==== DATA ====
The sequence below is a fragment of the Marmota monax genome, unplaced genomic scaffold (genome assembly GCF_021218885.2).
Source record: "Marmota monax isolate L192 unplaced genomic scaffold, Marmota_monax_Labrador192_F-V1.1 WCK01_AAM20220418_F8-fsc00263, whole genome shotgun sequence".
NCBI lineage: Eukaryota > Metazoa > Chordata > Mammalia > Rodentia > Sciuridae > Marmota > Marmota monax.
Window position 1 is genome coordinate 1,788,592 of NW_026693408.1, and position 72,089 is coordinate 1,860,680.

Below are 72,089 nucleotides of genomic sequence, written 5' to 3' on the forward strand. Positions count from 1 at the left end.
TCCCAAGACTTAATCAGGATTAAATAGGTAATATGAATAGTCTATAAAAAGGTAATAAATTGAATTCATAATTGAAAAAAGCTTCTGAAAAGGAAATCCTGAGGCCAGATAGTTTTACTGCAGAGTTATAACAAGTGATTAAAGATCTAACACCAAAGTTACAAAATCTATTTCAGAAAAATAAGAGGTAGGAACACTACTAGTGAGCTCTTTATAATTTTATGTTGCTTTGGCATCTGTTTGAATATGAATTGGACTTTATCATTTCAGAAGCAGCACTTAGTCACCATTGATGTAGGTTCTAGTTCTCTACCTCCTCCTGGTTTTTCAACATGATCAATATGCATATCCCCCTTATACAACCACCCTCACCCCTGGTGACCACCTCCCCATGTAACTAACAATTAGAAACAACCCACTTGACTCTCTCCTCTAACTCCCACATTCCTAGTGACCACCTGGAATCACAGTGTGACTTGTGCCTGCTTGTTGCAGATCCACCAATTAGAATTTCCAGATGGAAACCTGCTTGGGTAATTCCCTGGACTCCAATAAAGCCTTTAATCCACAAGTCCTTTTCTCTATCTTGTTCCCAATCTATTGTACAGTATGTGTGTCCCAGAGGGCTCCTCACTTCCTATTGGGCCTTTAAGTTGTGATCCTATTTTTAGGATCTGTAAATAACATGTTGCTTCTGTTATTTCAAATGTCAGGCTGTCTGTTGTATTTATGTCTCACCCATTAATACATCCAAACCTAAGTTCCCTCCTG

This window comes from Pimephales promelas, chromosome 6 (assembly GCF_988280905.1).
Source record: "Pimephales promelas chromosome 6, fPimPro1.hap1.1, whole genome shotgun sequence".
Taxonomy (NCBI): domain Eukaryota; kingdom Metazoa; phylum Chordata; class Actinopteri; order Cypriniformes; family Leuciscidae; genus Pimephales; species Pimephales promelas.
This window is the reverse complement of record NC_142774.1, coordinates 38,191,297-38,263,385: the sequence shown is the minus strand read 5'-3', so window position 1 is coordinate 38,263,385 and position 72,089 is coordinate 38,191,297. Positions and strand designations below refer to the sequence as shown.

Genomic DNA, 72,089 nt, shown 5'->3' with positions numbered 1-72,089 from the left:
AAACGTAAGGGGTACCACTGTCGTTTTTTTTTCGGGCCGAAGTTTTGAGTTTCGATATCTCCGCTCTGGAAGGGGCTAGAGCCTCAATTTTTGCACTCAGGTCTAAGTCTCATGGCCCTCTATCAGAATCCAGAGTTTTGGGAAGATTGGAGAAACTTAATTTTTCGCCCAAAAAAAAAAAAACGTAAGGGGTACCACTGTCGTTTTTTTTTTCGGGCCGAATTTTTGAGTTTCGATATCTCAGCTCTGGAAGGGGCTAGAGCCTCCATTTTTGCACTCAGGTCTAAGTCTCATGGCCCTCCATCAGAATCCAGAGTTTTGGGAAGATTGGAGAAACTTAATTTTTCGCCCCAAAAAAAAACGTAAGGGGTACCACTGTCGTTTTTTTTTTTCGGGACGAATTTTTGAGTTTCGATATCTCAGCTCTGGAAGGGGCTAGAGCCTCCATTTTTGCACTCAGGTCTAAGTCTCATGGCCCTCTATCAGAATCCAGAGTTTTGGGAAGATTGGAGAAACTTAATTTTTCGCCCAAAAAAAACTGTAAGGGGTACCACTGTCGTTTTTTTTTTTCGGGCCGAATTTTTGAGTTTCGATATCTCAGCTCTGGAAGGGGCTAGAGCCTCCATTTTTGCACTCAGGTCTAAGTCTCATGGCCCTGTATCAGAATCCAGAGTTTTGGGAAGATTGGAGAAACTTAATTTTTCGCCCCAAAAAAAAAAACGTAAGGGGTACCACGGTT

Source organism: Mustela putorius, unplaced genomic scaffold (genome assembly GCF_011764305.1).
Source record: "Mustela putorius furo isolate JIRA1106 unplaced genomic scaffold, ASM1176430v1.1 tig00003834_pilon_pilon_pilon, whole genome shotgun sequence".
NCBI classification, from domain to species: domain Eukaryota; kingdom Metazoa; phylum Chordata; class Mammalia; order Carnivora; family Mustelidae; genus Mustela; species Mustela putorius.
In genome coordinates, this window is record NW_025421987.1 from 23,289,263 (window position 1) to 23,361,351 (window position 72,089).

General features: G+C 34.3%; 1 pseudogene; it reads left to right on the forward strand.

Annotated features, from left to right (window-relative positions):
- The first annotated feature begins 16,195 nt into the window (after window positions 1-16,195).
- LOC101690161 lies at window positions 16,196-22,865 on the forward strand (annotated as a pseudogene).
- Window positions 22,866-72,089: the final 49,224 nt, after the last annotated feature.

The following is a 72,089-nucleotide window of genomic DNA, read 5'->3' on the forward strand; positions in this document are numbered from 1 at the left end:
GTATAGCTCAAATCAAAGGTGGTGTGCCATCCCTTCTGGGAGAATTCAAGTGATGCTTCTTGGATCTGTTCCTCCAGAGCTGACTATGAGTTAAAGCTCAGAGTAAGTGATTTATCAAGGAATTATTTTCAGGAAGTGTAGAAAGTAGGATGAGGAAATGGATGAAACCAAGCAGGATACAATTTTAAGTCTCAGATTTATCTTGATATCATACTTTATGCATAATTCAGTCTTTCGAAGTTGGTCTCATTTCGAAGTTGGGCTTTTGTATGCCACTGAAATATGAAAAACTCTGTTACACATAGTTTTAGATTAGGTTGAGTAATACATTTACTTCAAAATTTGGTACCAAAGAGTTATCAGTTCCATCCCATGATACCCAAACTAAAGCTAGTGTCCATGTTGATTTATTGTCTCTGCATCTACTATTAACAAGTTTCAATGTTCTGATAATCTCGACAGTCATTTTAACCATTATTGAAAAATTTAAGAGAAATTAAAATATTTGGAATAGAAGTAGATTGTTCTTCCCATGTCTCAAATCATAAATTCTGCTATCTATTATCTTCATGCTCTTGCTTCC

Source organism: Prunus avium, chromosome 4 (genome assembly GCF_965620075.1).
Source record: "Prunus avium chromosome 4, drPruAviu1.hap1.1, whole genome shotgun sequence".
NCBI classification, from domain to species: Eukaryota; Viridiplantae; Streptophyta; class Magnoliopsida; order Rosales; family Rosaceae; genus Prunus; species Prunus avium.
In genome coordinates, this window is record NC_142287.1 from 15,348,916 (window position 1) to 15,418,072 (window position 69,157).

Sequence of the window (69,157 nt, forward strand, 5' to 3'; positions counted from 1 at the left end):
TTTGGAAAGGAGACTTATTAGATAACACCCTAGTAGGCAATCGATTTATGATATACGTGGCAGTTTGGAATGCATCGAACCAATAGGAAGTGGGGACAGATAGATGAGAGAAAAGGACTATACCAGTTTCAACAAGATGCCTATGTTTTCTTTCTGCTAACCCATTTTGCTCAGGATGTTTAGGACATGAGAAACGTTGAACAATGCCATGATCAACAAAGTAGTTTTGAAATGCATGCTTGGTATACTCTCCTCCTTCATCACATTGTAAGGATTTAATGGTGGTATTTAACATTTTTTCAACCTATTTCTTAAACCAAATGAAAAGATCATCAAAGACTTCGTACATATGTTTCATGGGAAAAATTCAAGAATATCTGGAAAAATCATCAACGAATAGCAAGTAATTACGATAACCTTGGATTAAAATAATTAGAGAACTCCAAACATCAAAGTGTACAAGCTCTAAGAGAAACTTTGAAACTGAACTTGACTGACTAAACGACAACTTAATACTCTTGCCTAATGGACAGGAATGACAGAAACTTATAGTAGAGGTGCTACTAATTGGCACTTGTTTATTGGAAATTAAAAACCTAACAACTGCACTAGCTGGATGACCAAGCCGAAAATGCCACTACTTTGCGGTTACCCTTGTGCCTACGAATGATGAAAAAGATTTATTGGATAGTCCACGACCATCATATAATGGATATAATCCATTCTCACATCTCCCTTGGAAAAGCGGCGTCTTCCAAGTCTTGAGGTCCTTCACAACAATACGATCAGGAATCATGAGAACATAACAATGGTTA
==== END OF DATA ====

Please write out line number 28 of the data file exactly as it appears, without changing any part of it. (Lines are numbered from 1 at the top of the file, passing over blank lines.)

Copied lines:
Sequence of the window (69,157 nt, forward strand, 5' to 3'; positions counted from 1 at the left end):